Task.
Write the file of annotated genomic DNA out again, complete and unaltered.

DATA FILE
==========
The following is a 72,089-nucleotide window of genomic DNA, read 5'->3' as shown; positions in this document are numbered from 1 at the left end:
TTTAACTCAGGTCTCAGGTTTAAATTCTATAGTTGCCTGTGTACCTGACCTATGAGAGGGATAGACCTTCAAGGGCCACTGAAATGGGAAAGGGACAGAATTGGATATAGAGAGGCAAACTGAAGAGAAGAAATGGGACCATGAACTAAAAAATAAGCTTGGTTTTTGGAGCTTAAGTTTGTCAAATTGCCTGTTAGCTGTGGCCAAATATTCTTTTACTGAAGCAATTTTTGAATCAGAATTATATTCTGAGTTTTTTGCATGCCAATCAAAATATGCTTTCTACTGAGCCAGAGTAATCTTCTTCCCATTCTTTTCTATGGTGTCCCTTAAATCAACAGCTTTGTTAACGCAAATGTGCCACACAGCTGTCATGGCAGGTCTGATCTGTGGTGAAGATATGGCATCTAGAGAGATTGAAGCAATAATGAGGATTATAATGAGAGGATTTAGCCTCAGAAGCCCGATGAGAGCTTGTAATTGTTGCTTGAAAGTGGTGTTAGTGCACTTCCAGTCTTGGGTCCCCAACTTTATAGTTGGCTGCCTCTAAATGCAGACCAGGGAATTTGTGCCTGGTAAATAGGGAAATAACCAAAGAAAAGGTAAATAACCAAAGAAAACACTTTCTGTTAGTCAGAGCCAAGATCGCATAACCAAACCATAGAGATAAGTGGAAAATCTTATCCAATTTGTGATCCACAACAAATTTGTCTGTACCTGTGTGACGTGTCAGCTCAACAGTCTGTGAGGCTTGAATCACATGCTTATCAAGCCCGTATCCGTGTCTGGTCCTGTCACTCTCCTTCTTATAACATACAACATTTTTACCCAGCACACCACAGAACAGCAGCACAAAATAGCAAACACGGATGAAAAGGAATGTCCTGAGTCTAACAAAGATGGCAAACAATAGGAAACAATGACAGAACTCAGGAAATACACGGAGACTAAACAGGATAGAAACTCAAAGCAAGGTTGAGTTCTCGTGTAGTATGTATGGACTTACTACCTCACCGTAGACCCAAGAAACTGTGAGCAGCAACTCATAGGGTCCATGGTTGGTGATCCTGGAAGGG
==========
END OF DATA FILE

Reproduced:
The following is a 72,089-nucleotide window of genomic DNA, read 5'->3' as shown; positions in this document are numbered from 1 at the left end:
TTTAACTCAGGTCTCAGGTTTAAATTCTATAGTTGCCTGTGTACCTGACCTATGAGAGGGATAGACCTTCAAGGGCCACTGAAATGGGAAAGGGACAGAATTGGATATAGAGAGGCAAACTGAAGAGAAGAAATGGGACCATGAACTAAAAAATAAGCTTGGTTTTTGGAGCTTAAGTTTGTCAAATTGCCTGTTAGCTGTGGCCAAATATTCTTTTACTGAAGCAATTTTTGAATCAGAATTATATTCTGAGTTTTTTGCATGCCAATCAAAATATGCTTTCTACTGAGCCAGAGTAATCTTCTTCCCATTCTTTTCTATGGTGTCCCTTAAATCAACAGCTTTGTTAACGCAAATGTGCCACACAGCTGTCATGGCAGGTCTGATCTGTGGTGAAGATATGGCATCTAGAGAGATTGAAGCAATAATGAGGATTATAATGAGAGGATTTAGCCTCAGAAGCCCGATGAGAGCTTGTAATTGTTGCTTGAAAGTGGTGTTAGTGCACTTCCAGTCTTGGGTCCCCAACTTTATAGTTGGCTGCCTCTAAATGCAGACCAGGGAATTTGTGCCTGGTAAATAGGGAAATAACCAAAGAAAAGGTAAATAACCAAAGAAAACACTTTCTGTTAGTCAGAGCCAAGATCGCATAACCAAACCATAGAGATAAGTGGAAAATCTTATCCAATTTGTGATCCACAACAAATTTGTCTGTACCTGTGTGACGTGTCAGCTCAACAGTCTGTGAGGCTTGAATCACATGCTTATCAAGCCCGTATCCGTGTCTGGTCCTGTCACTCTCCTTCTTATAACATACAACATTTTTACCCAGCACACCACAGAACAGCAGCACAAAATAGCAAACACGGATGAAAAGGAATGTCCTGAGTCTAACAAAGATGGCAAACAATAGGAAACAATGACAGAACTCAGGAAATACACGGAGACTAAACAGGATAGAAACTCAAAGCAAGGTTGAGTTCTCGTGTAGTATGTATGGACTTACTACCTCACCGTAGACCCAAGAAACTGTGAGCAGCAACTCATAGGGTCCATGGTTGGTGATCCTGGAAGGG